"When you're on crutches you cannot do too much, so I can't wait to start my program and get in the swimming pool and things like that.

"The physios and the doctors have told me the rehab is going well and progressing well. I am doing everything I can to help my knee recover."

Back To School With Jose And Seb

Liverpool stars Jose Enrique and Sebastian Coates went back to school as they took part in some fantastic community department led initiatives.

The duo, who were joined by Liverpool FC Ladies skipper Vicky Jones, visited St. Silas Primary School in Toxteth for the LFC Equality 4 All Scheme, and then Shorefields Community College in Dingle Vale for the LFC Premier League 4 Sport event.

One of the highlights of the day was Enrique, Coates and Jones taking part in a Q and A session with the kids in Spanish. A Spanish teacher was present as the pair were quizzed on their LFC career so far.

The 11-year-olds at St. Silas Primary also took part in a football session under the watchful eye of Enrique and Coates.

Liverpool FC Social Inclusion Officer Rishi Jain said: "To have Jose Enrique and Sebastian Coates come down, meet the kids, join in a session and answer their questions was absolutely brilliant.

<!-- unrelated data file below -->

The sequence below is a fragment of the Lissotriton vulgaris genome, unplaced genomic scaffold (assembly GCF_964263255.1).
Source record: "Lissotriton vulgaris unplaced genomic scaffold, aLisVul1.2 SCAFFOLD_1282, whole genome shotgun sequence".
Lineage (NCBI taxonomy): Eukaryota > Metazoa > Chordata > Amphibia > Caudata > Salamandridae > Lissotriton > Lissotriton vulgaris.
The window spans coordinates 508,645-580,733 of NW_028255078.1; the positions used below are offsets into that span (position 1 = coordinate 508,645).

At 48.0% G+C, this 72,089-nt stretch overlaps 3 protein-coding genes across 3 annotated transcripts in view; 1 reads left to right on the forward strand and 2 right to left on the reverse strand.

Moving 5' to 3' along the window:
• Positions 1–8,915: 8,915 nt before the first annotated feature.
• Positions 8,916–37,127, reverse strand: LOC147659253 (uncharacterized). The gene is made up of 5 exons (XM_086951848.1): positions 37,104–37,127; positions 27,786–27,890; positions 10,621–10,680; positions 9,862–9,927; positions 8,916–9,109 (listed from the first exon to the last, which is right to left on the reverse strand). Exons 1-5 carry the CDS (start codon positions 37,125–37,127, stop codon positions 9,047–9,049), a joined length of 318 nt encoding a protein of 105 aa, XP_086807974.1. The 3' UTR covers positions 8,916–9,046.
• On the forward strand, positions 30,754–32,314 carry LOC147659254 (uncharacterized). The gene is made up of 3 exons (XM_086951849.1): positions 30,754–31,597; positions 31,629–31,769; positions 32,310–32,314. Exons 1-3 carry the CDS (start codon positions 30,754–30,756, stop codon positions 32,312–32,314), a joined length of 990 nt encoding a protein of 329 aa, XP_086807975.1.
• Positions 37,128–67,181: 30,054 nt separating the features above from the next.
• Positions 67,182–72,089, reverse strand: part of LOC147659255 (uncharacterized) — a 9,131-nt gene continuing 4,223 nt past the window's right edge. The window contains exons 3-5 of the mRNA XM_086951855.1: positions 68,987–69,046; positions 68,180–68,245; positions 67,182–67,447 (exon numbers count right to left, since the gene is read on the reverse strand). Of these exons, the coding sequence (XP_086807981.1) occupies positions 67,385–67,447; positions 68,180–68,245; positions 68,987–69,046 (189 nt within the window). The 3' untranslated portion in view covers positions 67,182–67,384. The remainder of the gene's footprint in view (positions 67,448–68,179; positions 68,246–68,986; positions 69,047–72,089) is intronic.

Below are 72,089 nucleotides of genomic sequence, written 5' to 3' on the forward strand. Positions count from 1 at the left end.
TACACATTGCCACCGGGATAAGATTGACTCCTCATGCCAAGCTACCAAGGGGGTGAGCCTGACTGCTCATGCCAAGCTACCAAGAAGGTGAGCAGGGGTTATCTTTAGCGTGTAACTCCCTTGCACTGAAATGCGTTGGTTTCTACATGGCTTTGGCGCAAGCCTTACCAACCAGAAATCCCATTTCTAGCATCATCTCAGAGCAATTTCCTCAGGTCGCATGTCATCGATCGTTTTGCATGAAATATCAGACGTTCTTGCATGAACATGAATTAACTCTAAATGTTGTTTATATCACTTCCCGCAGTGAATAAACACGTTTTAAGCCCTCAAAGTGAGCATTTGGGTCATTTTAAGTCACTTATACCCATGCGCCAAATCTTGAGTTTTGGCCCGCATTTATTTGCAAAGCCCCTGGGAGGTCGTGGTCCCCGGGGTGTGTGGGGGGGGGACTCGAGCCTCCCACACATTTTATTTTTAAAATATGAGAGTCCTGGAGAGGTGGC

"It was really good for both of the players to take part in the Q and A session in Spanish. The school does a lot of work on different languages to reward the kids this way, so to help them practice their Spanish was an absolute pleasure for the club."

"The LFC Equality 4 All Project continues to go from strength to strength. We do 18 hours coaching a week with kids from different areas and ethnic minorities and bring them all together through football."

At Shorefields Community College Enrique and Coates demonstrated their table tennis skills when they took part in the LFC Premier League 4 Sport event, alongside 15 children aged 11 to 13.